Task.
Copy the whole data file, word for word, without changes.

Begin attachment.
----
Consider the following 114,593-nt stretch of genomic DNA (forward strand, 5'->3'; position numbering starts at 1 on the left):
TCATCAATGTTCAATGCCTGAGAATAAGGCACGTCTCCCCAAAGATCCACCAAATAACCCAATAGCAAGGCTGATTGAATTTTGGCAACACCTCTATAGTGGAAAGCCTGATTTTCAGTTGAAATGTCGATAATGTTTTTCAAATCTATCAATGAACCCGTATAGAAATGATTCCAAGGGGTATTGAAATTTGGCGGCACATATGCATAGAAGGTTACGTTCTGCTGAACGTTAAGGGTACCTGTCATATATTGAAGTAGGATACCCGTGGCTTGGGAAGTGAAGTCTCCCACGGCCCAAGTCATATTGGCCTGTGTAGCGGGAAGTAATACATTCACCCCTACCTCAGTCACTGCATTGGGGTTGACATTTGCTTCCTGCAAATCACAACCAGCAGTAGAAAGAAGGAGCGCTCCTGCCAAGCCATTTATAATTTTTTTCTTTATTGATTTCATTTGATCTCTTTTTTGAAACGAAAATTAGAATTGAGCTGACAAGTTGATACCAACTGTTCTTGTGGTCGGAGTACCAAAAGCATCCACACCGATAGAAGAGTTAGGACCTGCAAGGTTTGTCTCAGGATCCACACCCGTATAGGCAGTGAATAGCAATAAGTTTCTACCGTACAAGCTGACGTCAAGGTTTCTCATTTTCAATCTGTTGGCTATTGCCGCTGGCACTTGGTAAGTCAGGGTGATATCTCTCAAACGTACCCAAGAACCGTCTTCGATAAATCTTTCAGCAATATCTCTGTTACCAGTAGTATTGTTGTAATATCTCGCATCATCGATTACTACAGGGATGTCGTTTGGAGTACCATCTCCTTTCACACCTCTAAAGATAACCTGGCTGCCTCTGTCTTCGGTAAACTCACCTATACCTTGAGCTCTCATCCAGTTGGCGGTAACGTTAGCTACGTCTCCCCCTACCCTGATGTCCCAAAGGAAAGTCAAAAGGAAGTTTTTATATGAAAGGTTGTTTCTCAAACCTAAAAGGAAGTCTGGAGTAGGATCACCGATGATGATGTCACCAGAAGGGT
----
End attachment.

Consider the following 114,593-nt stretch of genomic DNA (forward strand, 5'->3'; position numbering starts at 1 on the left):
TCATCAATGTTCAATGCCTGAGAATAAGGCACGTCTCCCCAAAGATCCACCAAATAACCCAATAGCAAGGCTGATTGAATTTTGGCAACACCTCTATAGTGGAAAGCCTGATTTTCAGTTGAAATGTCGATAATGTTTTTCAAATCTATCAATGAACCCGTATAGAAATGATTCCAAGGGGTATTGAAATTTGGCGGCACATATGCATAGAAGGTTACGTTCTGCTGAACGTTAAGGGTACCTGTCATATATTGAAGTAGGATACCCGTGGCTTGGGAAGTGAAGTCTCCCACGGCCCAAGTCATATTGGCCTGTGTAGCGGGAAGTAATACATTCACCCCTACCTCAGTCACTGCATTGGGGTTGACATTTGCTTCCTGCAAATCACAACCAGCAGTAGAAAGAAGGAGCGCTCCTGCCAAGCCATTTATAATTTTTTTCTTTATTGATTTCATTTGATCTCTTTTTTGAAACGAAAATTAGAATTGAGCTGACAAGTTGATACCAACTGTTCTTGTGGTCGGAGTACCAAAAGCATCCACACCGATAGAAGAGTTAGGACCTGCAAGGTTTGTCTCAGGATCCACACCCGTATAGGCAGTGAATAGCAATAAGTTTCTACCGTACAAGCTGACGTCAAGGTTTCTCATTTTCAATCTGTTGGCTATTGCCGCTGGCACTTGGTAAGTCAGGGTGATATCTCTCAAACGTACCCAAGAACCGTCTTCGATAAATCTTTCAGCAATATCTCTGTTACCAGTAGTATTGTTGTAATATCTCGCATCATCGATTACTACAGGGATGTCGTTTGGAGTACCATCTCCTTTCACACCTCTAAAGATAACCTGGCTGCCTCTGTCTTCGGTAAACTCACCTATACCTTGAGCTCTCATCCAGTTGGCGGTAACGTTAGCTACGTCTCCCCCTACCCTGATGTCCCAAAGGAAAGTCAAAAGGAAGTTTTTATATGAAAGGTTGTTTCTCAAACCTAAAAGGAAGTCTGGAGTAGGATCACCGATGATGATGTCACCAGAAGGGT